Day 4 – Saturday
Location: Alblasserdam, NL. Private aire €15 all services inc 100mb internet and toilets and showers GPS n51.86106, e4.65799
Miles Driven: Ronquieres – Alblasserdam 116m
Weather: cloudy with a couple of rain showers
Bluebell the motorhome is parked up alongside a harbour, just south of Rotterdam on a very swanky aire. The main reason for pointing Bluebell in this direction is the lure of the UNESCO Kinderdilk Windmill site, a collection of 19 picture perfect windmills/pumps sat upon waterways that rival our beloved Norfolk Broads.
We had a slightly disturbed sleep last night in our free aire in Ronquieres with boy racers making a racket into the early hours, although thankfully not doing wheel spins in our aire, they at least stuck to the roads, but their exhaust pipes blasting us out of our sleep too many times to count. We must have slept longer than thought though as we both woke at 07:30 feeling refreshed. Before heading off we took the walk up to the panoramic viewing platform and watched in fascination from our elevated position another boat making the journey down the incline slope. It really is amazing to watch this engineering in practice. It takes a boat only 40 minutes to make the complete journey- seeing as it took boats over 4 hours to get through Neptunes Staircase locks in Fort William, you can see the appeal- gawd knows the cost to travel on it though.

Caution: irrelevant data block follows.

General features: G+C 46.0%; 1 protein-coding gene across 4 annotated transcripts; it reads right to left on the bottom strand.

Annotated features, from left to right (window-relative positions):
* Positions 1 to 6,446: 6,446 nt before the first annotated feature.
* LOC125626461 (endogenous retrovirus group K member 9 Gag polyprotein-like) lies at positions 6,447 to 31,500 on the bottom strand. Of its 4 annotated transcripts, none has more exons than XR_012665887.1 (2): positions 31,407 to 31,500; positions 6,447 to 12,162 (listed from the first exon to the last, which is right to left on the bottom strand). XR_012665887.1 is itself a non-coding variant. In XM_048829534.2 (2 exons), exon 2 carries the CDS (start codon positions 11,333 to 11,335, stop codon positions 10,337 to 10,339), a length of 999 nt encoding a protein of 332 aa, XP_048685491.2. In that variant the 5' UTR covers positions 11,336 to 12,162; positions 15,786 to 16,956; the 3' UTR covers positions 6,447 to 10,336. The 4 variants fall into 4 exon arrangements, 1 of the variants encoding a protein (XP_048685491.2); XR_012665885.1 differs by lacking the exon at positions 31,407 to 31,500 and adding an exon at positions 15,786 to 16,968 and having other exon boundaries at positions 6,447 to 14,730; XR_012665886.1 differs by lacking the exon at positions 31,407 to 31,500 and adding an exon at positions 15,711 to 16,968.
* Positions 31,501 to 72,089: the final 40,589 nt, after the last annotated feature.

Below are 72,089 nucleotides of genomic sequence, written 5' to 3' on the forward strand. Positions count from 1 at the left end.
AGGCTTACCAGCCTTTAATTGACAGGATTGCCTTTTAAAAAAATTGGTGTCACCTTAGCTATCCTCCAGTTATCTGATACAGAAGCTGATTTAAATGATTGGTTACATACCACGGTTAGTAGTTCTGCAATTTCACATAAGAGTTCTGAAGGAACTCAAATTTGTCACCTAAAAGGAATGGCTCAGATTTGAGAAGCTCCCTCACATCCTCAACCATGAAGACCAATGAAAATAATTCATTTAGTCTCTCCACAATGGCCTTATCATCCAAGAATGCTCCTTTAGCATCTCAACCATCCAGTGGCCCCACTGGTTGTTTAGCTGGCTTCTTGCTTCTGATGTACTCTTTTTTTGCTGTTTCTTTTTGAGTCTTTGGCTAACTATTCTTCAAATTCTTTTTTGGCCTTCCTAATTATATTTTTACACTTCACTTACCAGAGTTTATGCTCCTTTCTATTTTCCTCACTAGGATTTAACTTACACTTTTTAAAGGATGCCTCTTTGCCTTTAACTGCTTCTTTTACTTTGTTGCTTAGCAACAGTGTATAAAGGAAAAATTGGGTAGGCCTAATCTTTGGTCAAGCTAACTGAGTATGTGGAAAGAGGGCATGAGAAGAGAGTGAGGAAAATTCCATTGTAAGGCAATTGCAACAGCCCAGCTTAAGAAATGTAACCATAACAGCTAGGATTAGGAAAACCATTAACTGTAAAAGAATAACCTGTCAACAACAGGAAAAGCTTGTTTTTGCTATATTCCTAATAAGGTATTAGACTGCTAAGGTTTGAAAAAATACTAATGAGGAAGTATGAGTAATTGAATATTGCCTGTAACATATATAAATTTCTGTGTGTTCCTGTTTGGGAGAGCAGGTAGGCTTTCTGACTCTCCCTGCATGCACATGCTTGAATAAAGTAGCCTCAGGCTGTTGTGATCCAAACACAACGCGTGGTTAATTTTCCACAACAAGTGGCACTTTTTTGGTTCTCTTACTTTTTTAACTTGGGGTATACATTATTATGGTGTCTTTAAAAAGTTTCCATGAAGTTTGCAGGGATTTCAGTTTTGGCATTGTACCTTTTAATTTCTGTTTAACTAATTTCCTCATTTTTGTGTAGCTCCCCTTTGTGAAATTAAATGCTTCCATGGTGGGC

We hit the road by 10.30am and navigated our way round Brussels and Antwerp (with the biggest ring road I’ve come across- 7 lanes in one place going in 3 different directions!) Just before 1pm we arrived at our aire, filled up/emptied, had a sausage and onion baguette and by 2pm we’d made the desicion NOT to get the bikes off and cycle to Kinderdilk but instead to go by foot on the water bus. If we had cycled we’d have been treated to a 4km off road cycle path the whole way- I’ll tell you how I know this shortly…!
The journey on the water bus was SO EXCITING. Having not been on a catamerang I had no idea how fast we would go- it felt like a speed boat!! We got to Ridderkirk in 5 mins (it cost us €2 each (single fare) and Jazz was free) where we changed to a smaller slower boat to take us to Kinderdilk for €1.70 each. If we had bought our bikes.. ahem.. They would have been free.